Ten Years after the Onset of the Financial Crisis

August 7, 2017

The initial tremors of the financial crisis that triggered the Great Recession were felt ten years ago this week. The dollar is 56% and 17% stronger now than then against sterling and the euro but 18.6% and 7.6% weaker relative to the Swiss franc and yen. The dollar has also appreciated versus commodity-sensitive currencies such as the loonie (20%), Aussie dollar (9%) and kiwi (4%), which isn’t surprising in light of the weaker tone in commodity prices. West Texas Intermediate crude oil, for example, is 37% cheaper now than ten years ago.

The economic change that perhaps most embodies all of the last decade — both a severe recession and a multi-year subsequent expansionary business cycle — has been sustained very low wage and price inflation, which has depressed sovereign debt yields but bolstered share prices. Long-term interest rates have not declined by equal amounts. Ten-year U.S. Treasury yields are now 250 basis points lower than ten years ago. In a similar time comparison, ten-year British gilt and German bund yields have on net dropped by a greater 410 basis points and 390 basis points, while ten-year Japanese JGBs are just 167 basis points lower now than then. Looking just at concurrent changes in relative long-term interest rates, it makes intuitive sense that the dollar has appreciated against the pound and euro but declined relative to the yen.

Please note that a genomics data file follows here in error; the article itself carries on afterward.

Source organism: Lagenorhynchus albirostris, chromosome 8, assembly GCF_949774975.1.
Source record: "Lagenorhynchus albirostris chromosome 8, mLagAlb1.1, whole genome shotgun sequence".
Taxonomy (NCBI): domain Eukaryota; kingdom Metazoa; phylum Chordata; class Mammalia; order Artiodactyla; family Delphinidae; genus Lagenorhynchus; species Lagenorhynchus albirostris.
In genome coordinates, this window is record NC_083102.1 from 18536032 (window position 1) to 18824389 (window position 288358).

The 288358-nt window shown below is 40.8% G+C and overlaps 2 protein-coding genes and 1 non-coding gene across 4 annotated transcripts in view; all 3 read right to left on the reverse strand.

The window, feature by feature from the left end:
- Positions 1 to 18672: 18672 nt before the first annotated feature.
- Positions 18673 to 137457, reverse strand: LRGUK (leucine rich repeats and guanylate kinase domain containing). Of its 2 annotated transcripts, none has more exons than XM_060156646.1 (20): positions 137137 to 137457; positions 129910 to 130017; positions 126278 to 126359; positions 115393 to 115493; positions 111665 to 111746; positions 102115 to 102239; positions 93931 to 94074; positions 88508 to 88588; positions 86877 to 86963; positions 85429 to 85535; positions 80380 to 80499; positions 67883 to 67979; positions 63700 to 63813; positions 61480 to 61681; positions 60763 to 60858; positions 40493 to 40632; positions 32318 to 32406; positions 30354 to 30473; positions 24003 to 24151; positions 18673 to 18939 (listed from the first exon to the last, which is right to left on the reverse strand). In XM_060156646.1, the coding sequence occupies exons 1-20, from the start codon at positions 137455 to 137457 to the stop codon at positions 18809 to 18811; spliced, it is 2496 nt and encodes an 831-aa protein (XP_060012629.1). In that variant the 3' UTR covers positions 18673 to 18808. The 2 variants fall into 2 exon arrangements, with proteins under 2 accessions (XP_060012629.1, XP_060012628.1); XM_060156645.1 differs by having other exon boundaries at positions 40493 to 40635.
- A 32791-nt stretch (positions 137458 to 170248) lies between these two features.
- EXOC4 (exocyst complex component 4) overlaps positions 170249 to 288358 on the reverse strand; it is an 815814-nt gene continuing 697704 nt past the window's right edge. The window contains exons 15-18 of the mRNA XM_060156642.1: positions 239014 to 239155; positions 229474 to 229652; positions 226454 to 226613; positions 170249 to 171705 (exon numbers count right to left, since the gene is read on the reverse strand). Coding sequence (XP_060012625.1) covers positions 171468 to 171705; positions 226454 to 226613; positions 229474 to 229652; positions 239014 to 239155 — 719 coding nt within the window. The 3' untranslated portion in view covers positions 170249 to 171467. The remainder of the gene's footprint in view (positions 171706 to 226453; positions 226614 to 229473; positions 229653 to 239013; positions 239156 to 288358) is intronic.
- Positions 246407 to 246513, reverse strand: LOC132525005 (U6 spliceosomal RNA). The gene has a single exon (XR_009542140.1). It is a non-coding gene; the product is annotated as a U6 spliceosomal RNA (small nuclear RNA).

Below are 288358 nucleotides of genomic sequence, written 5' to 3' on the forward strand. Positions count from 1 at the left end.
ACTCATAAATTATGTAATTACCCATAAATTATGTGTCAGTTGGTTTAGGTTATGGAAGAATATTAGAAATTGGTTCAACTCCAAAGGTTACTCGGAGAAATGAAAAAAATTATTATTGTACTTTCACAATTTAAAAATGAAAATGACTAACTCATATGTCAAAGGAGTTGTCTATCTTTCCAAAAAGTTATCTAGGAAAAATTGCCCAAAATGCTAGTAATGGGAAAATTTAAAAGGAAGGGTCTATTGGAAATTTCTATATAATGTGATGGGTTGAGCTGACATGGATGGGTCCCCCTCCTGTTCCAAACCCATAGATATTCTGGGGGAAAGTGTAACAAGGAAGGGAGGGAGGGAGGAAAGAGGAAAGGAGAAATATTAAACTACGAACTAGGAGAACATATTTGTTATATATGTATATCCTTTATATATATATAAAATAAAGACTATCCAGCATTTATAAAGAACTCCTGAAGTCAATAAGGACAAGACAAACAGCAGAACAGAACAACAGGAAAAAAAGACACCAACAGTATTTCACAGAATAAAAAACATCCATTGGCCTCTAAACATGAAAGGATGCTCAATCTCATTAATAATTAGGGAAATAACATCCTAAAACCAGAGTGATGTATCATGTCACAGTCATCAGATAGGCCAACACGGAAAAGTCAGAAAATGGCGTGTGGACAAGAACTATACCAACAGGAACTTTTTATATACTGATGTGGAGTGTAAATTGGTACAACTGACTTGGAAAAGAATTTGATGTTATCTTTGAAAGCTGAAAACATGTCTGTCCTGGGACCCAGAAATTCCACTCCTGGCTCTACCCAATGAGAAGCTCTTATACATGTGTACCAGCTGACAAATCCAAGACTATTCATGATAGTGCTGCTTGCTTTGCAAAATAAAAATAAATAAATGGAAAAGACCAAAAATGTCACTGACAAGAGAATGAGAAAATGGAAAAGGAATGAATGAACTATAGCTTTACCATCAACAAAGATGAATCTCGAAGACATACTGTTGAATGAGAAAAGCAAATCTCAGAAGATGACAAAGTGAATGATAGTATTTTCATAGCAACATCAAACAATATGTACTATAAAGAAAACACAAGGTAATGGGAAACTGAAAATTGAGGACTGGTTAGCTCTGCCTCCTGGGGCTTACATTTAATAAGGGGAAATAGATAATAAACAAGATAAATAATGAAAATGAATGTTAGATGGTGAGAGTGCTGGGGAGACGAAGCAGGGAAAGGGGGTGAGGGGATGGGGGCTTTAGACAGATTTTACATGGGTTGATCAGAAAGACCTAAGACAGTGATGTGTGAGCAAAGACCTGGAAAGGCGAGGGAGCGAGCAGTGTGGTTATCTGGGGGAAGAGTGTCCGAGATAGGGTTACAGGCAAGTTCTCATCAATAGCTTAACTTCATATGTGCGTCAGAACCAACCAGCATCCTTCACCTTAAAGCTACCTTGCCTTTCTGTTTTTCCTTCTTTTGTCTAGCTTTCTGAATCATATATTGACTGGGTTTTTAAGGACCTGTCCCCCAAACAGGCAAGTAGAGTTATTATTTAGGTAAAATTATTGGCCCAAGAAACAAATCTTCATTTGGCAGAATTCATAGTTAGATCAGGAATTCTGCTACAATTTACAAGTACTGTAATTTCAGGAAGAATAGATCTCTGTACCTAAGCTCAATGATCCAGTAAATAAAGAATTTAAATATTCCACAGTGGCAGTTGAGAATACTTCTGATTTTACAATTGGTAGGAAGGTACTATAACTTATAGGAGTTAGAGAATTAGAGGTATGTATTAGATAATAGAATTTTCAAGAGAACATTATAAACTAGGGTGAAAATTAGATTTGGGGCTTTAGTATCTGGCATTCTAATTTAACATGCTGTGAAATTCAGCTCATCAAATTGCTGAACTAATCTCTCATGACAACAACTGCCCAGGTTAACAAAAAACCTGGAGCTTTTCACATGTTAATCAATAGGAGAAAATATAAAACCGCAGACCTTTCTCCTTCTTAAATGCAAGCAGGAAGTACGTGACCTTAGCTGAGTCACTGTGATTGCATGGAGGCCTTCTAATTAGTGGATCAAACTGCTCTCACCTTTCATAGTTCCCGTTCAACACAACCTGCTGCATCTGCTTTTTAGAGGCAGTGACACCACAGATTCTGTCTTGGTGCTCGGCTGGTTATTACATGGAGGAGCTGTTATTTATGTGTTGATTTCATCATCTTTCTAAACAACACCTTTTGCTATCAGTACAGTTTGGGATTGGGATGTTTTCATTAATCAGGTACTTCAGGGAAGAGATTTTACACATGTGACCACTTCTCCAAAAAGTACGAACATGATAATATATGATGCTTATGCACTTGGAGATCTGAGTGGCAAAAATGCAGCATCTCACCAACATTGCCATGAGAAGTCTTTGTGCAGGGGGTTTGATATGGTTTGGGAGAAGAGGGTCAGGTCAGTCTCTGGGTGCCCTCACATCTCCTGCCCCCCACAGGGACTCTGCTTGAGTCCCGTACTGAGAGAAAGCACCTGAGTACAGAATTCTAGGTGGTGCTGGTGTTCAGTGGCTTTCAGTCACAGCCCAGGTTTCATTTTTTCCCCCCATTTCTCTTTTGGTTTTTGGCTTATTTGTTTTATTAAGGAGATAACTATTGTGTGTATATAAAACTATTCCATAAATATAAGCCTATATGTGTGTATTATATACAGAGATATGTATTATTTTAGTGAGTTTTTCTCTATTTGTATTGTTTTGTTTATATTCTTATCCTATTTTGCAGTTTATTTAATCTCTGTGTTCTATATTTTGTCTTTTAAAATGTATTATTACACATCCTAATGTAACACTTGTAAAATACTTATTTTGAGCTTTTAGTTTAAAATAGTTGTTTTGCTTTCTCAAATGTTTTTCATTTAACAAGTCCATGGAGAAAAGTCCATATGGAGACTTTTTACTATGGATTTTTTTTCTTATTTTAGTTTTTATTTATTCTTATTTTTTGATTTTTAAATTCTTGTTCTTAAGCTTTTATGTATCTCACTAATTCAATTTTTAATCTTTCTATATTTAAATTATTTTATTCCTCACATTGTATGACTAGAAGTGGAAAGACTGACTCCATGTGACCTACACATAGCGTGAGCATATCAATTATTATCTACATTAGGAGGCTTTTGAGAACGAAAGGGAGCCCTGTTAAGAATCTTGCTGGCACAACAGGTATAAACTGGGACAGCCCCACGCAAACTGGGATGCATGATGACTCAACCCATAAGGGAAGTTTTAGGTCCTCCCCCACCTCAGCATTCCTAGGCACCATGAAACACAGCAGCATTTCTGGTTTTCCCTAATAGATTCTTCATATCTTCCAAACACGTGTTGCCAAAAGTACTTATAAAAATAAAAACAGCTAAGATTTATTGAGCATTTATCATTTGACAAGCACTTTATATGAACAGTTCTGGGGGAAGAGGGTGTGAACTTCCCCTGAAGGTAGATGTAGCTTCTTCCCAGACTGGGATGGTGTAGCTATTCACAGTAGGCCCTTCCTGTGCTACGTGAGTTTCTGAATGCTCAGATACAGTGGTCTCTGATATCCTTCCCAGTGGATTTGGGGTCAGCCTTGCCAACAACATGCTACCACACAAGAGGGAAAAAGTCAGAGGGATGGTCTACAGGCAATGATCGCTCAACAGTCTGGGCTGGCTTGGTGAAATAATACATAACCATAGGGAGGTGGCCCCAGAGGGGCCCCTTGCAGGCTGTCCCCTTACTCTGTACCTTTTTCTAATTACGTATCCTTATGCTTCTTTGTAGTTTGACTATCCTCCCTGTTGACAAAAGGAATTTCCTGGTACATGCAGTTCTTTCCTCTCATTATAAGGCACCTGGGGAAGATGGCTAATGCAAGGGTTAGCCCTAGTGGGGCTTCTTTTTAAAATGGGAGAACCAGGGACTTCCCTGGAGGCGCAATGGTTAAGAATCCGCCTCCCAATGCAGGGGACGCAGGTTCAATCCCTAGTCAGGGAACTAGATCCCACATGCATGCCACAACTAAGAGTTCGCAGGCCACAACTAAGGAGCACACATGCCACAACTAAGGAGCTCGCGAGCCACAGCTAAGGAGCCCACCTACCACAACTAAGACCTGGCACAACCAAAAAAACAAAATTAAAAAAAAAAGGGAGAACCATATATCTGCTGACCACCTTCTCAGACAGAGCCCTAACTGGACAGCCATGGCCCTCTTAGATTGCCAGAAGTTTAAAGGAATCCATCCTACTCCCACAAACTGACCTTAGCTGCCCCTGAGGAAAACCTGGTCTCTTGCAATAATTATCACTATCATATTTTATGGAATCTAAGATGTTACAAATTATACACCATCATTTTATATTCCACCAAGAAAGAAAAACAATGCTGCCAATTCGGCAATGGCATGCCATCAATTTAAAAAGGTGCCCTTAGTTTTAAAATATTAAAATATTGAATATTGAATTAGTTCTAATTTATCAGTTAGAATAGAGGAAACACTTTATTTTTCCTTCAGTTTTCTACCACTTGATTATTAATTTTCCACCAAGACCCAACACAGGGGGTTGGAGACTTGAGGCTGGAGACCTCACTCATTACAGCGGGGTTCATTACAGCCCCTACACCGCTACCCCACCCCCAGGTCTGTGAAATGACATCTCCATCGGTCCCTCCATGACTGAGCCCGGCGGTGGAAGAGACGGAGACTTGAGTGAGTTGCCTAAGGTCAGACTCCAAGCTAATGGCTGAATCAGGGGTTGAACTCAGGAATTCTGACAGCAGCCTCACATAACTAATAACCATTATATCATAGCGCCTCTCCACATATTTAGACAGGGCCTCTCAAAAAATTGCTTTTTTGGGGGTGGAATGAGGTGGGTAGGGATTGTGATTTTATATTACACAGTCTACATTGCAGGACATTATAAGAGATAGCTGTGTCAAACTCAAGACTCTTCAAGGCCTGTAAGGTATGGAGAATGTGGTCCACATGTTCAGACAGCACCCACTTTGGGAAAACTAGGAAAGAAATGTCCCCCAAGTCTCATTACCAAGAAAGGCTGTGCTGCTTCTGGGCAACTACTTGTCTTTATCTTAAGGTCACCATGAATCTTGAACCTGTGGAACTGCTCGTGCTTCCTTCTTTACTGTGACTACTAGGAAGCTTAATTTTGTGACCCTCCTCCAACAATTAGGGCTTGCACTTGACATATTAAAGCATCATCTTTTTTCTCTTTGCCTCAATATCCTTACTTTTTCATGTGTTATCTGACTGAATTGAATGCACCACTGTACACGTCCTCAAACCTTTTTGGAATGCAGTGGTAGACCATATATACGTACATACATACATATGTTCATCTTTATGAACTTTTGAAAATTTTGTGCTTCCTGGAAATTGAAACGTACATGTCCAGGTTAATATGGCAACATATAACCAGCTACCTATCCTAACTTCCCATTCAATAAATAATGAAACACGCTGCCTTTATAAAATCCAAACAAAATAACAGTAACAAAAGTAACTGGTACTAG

The dollar is now also stronger than its ten-year moving averages of $1.5894 per pound and $1.2971 per euro. However, the greenback is  now also stronger than its 10-year mean versus the yen of 99.05.

Much has transpired during the past ten years to affect the dollar aside from the aforementioned business cycle swings that were not matched in the movements of inflation and long-term interest rates. Smart phones, which provided much of the impetus to social media and dysfunctional political leadership, also also hit the marketplace ten years ago. There’s been a rising tide of hate crime and drug-related deaths. It’s notable that nothing on the scale of the 9-11 attacks has recurred, yet terrorism persists and has been a defining force affecting attitudes regarding immigration, trade, globalization, and civil liberties. British voters chose to leave the European Union, and U.S. voters produced one of the profoundest shifts in its history by selecting Trump’s nationalism to follow Obama’s more traditional global orientation.

America has turned away from the role of the last 75 years as leader of the free world. This new orientation seems incompatible with long-term dollar reserve asset hegemony. The international monetary system may not change as drastically as when the dollar eclipsed sterling in that function after the second world war, but some change with implications for the U.S. currency seems bound to evolve.

Copyright 2017, Larry Greenberg. All rights reserved. No secondary distribution without express permission.


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